Each year one of the traditional Carnival events, “The Ole Yard”, takes place at a small park east of Port of Spain. This performance is generally sold out as the park is small and the viewing areas are limited. The performers portray a mix of Trinidadian historical events, along with satire of past and present politicians. Below is Derek, our driver, talking with Baby Doll, the unwed mommy. She is “begging” Derek for a few coins to buy milk or diapers, and she is accusing him of being her baby’s daddy. Derek assured her that she was mistaken and suggested she walk over and talk to me, so I was accosted as well.
Part of Trinidad’s history involves years of French occupation with the Trini population exploding at the time of the French Revolution. Many towns and landmarks bear French names, others Spanish, some British. Some of the ladies of the past with their big bustles and boobs, a satire of those years. These women, portraying various characters from history, would perform throughout the day, delighting both locals and visitors alike.
The Fancy Sailors below wore heavy ornate costumes depicting past days of Carnival pomp and splendor, and they all performed a traditional dance made up of many intricate steps, first individually, then as a group, then with members of the audience. Most of the male performers were in their 70’s, and how they withstood the intense heat and sun amazed everyone. Their dancing steps drew many rounds of applause.
The Mocojumbies are a huge part of modern Carnival, and you’ll find them featured in many events. Their history dates back to times in Africa when the “divine ghost” towering above normal humans was thought to protect and guard over the people. Each performer, wearing brightly colored flowing costumes and using stilts 10 to 15 feet tall, dances to either traditional songs or one of the Carnival signature songs. Then all the Moko Jumbies come together to perform and dance to the carnival melodies, songs with a fast pace and an engaging rhythm. Everyone sways and hums along. It’s all but impossible not to.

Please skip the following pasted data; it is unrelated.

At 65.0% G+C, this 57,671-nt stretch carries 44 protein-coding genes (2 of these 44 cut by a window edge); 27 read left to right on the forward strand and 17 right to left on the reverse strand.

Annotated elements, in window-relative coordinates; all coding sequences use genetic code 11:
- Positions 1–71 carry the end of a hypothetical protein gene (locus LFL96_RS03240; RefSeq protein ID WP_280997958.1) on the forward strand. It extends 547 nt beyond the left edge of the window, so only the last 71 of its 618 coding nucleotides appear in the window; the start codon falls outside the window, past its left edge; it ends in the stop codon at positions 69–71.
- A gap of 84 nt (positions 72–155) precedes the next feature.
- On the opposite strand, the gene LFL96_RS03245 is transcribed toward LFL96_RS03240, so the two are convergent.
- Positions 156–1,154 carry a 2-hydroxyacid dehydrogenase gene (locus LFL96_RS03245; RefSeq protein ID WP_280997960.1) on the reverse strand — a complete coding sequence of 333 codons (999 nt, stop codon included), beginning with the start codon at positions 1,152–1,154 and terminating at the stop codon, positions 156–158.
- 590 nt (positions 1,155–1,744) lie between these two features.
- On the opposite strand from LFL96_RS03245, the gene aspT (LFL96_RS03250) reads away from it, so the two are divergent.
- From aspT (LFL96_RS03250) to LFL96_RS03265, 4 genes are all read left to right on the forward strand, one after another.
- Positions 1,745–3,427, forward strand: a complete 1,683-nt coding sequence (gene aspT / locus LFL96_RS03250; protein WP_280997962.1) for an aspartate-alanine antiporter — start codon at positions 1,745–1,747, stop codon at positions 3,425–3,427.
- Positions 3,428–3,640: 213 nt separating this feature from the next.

Throughout the day at Ole Yard you will find one of the favorite presentations, satire of past and present politics and history. To the right, locals loudly vocalize their views of both past and present politicians. Each performer composes a song to go along with the satire they are depicting. The crowd loves this performance as Trinidad’s politics often seem to get in the way of the Trini’s enjoyment of life. We should have such a venue in our country, to be able to criticize without fear of retribution.
One of the traits we love most about Trinis is their quick and ready smile. It seems that most Trinis are happy all the time, and they despise those things that suppress happiness. That dark side to modern day Trinidad, the part no one likes, is the violent murders related to the drug trade. Officialdom seems to fear the druggies and their suppliers, and violence in the bad parts of town is frightening, shocking, and beyond our comprehension. Everyone hopes for an end to this scourge.
The devil, diable, or Jab Jab, plays large in the minds of the Trinis. You’ll see him portrayed as the Red Devil, Blue Devil, and the Firebreather. Each has unique significance based in the history of the island closely tied to the evolution and eventual emancipation of all the slaves. Once freed, the slaves took their traditions and new found freedom to the streets in dancing and song. The practice and planning for these events moved into Mas Camps, or Masquerade camps where costumes were designed, music practiced, and fun planned.
We spent a long day at the Yard sitting in the shade of a large sea grape tree right beside and amongst the Trinis watching the performances. We had a blast, though by day’s end we were weary. The final presentation featured all the performers en masse, singing and dancing in a winding parade which brings the audience into the action “wining” and dancing to songs of Carnival right alongside all the costumed revelers. This event was one of our favorites and was extra special because Derek was along to explain the significance and meaning of many of the songs and dances. Tradition – part of the Trini way.
We’re ready for the Road!